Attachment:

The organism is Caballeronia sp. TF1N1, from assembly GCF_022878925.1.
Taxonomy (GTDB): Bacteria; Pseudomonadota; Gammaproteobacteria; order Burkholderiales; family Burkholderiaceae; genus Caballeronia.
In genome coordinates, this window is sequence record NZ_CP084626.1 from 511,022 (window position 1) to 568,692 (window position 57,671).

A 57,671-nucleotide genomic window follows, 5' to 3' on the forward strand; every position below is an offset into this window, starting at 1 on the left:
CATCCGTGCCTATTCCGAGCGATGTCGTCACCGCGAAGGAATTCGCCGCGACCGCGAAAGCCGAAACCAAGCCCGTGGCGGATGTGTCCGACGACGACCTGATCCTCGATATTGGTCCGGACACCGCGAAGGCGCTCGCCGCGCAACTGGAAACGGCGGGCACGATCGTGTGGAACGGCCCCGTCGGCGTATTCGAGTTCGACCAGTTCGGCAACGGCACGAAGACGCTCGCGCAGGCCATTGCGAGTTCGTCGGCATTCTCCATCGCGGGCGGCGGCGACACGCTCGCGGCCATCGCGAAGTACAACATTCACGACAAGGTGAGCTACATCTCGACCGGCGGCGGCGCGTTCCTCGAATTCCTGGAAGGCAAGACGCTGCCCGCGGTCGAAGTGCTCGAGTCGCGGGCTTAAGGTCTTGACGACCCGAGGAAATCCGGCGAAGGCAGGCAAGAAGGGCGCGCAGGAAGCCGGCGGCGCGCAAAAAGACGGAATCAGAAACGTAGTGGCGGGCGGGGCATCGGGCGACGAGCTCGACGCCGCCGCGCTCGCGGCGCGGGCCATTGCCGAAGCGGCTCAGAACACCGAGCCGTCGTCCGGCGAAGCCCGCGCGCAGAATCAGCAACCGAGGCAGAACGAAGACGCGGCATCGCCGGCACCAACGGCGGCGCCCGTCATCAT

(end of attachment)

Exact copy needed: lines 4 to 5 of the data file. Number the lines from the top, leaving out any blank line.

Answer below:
A 57,671-nucleotide genomic window follows, 5' to 3' on the forward strand; every position below is an offset into this window, starting at 1 on the left:
CATCCGTGCCTATTCCGAGCGATGTCGTCACCGCGAAGGAATTCGCCGCGACCGCGAAAGCCGAAACCAAGCCCGTGGCGGATGTGTCCGACGACGACCTGATCCTCGATATTGGTCCGGACACCGCGAAGGCGCTCGCCGCGCAACTGGAAACGGCGGGCACGATCGTGTGGAACGGCCCCGTCGGCGTATTCGAGTTCGACCAGTTCGGCAACGGCACGAAGACGCTCGCGCAGGCCATTGCGAGTTCGTCGGCATTCTCCATCGCGGGCGGCGGCGACACGCTCGCGGCCATCGCGAAGTACAACATTCACGACAAGGTGAGCTACATCTCGACCGGCGGCGGCGCGTTCCTCGAATTCCTGGAAGGCAAGACGCTGCCCGCGGTCGAAGTGCTCGAGTCGCGGGCTTAAGGTCTTGACGACCCGAGGAAATCCGGCGAAGGCAGGCAAGAAGGGCGCGCAGGAAGCCGGCGGCGCGCAAAAAGACGGAATCAGAAACGTAGTGGCGGGCGGGGCATCGGGCGACGAGCTCGACGCCGCCGCGCTCGCGGCGCGGGCCATTGCCGAAGCGGCTCAGAACACCGAGCCGTCGTCCGGCGAAGCCCGCGCGCAGAATCAGCAACCGAGGCAGAACGAAGACGCGGCATCGCCGGCACCAACGGCGGCGCCCGTCATCAT